The first song is their well-known hit, “Mississippi Queen”. The immediate heavy sounds clue you in to an album that is, in general, pretty rockin’. The second song, “Theme for an Imaginary Western,” however, is quite mellow given the buildup from the first track. The rest of the album barrels into some more hard rock with some very strong bluesy undertones. The vocalist, Leslie West, brings a sound that is almost Clapton-esqe, especially in the fifth song, “For Yasgur’s Farm,” which gives the bluesy sound some familiarity, but still enough difference to be very enjoyable. Continue reading
Unknown Mortal Orchestra
“Who cares what God is?” singer Ruban Nielson intones over the psych-stoner jam of “Monki,” the seventh track of the new Unknown Mortal Orchestra album. Consider that query the thesis for II, a half-hearted attempt at the process of undermining. Undermining who or what? Doesn’t matter. Nielson and his power trio of a band — Jake Portrait on bass and Greg Rogove on drums — are simply delivering a powerful record of psych-rock grooves, an expansion upon their sound from 2011’s self-titled release.
Seductively adorned with British Wiccan Janet Farrar on the cover, II may act like a subversive record, but overall, isn’t. With song titles like “So Good At Being In Trouble” or “No Need For A Leader,” one might expect something other than the mellow funk sounds of UMO. However, there the beauty lies. The fun of the album isn’t the (weak) anti-establishment message but instead the music; the surreal soundscape combined with the imagery of Nielson’s lyrics is what actualizes II as an enjoyable experience. Continue reading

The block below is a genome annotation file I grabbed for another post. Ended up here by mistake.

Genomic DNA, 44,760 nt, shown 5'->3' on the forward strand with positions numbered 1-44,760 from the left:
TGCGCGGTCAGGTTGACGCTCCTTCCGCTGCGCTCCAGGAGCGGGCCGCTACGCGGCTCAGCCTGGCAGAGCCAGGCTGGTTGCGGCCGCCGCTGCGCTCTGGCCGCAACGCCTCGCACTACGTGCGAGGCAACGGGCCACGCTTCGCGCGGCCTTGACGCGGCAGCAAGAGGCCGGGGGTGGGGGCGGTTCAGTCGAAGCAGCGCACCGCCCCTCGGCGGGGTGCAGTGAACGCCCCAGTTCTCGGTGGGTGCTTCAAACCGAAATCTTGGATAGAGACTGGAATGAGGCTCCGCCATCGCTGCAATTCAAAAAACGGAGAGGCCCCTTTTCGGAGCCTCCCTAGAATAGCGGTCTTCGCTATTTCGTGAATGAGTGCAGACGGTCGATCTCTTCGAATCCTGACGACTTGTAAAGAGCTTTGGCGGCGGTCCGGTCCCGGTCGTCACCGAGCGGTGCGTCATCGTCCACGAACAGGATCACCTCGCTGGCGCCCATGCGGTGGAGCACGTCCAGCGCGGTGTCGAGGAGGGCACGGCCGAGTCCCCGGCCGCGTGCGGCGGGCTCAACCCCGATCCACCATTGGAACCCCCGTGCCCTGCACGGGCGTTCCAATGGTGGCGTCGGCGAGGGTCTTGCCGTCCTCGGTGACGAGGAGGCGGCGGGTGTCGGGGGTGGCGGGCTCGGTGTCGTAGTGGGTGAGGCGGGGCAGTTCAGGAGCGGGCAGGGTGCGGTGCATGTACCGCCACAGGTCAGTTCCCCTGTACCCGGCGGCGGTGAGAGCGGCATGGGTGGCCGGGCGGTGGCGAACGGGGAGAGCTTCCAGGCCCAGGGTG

So, Ryan has got me to join him in a random rotation album shuffle — basically selecting twenty-five albums at random from our collections and listening to them from start to finish before moving on to the next one. Once the twenty-five are finished, we repeat. It’s a good way to bust out the stuff you don’t listen to as much or that you haven’t listened to at all. I completed my first five albums the other day, so here are some shitty thoughts on them.
NEMS / Warner Bros. / Vertigo
Black Sabbath is one of my favorite bands. From the Ozzy era, the first six albums are incredible, Sabotage being number six. I do listen to this album somewhat regularly, but since it came up in the random shuffle, I gave it a good, solid listen. For some reason I liked it more this time around than I remembered liking it. Sabotage is an excellent mix of heavier Sabbath, such as “Symptom of The Universe” — which is a fantastic track — and some more experimental stuff. The only song I wasn’t too crazy about is “Am I Going Insane.” It feels a little too poppy for the rest of the album. Otherwise this is a sexy slice of Sabbath. Continue reading